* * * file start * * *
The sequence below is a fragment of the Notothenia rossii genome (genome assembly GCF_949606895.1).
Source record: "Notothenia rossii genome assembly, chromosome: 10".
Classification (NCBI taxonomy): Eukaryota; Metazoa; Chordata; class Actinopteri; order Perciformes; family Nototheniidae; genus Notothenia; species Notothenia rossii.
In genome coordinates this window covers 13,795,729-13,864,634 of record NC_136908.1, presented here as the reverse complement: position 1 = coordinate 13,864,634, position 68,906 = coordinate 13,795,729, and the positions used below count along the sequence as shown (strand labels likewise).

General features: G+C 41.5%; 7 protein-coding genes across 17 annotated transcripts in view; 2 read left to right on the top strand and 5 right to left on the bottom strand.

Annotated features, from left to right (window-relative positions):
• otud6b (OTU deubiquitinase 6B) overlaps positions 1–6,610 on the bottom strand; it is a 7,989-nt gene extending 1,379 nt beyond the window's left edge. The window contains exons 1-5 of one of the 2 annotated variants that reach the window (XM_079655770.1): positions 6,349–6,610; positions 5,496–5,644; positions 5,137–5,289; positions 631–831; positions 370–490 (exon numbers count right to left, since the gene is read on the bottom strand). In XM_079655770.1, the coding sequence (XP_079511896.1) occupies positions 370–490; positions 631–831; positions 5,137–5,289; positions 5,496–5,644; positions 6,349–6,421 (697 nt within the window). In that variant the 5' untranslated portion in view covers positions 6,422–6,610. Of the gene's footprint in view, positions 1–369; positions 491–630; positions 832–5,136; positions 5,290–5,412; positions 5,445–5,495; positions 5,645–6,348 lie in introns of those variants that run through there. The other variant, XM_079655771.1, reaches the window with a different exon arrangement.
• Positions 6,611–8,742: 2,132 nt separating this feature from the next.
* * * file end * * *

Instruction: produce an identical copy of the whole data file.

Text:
The sequence below is a fragment of the Notothenia rossii genome (genome assembly GCF_949606895.1).
Source record: "Notothenia rossii genome assembly, chromosome: 10".
Classification (NCBI taxonomy): Eukaryota; Metazoa; Chordata; class Actinopteri; order Perciformes; family Nototheniidae; genus Notothenia; species Notothenia rossii.
In genome coordinates this window covers 13,795,729-13,864,634 of record NC_136908.1, presented here as the reverse complement: position 1 = coordinate 13,864,634, position 68,906 = coordinate 13,795,729, and the positions used below count along the sequence as shown (strand labels likewise).

General features: G+C 41.5%; 7 protein-coding genes across 17 annotated transcripts in view; 2 read left to right on the top strand and 5 right to left on the bottom strand.

Annotated features, from left to right (window-relative positions):
• otud6b (OTU deubiquitinase 6B) overlaps positions 1–6,610 on the bottom strand; it is a 7,989-nt gene extending 1,379 nt beyond the window's left edge. The window contains exons 1-5 of one of the 2 annotated variants that reach the window (XM_079655770.1): positions 6,349–6,610; positions 5,496–5,644; positions 5,137–5,289; positions 631–831; positions 370–490 (exon numbers count right to left, since the gene is read on the bottom strand). In XM_079655770.1, the coding sequence (XP_079511896.1) occupies positions 370–490; positions 631–831; positions 5,137–5,289; positions 5,496–5,644; positions 6,349–6,421 (697 nt within the window). In that variant the 5' untranslated portion in view covers positions 6,422–6,610. Of the gene's footprint in view, positions 1–369; positions 491–630; positions 832–5,136; positions 5,290–5,412; positions 5,445–5,495; positions 5,645–6,348 lie in introns of those variants that run through there. The other variant, XM_079655771.1, reaches the window with a different exon arrangement.
• Positions 6,611–8,742: 2,132 nt separating this feature from the next.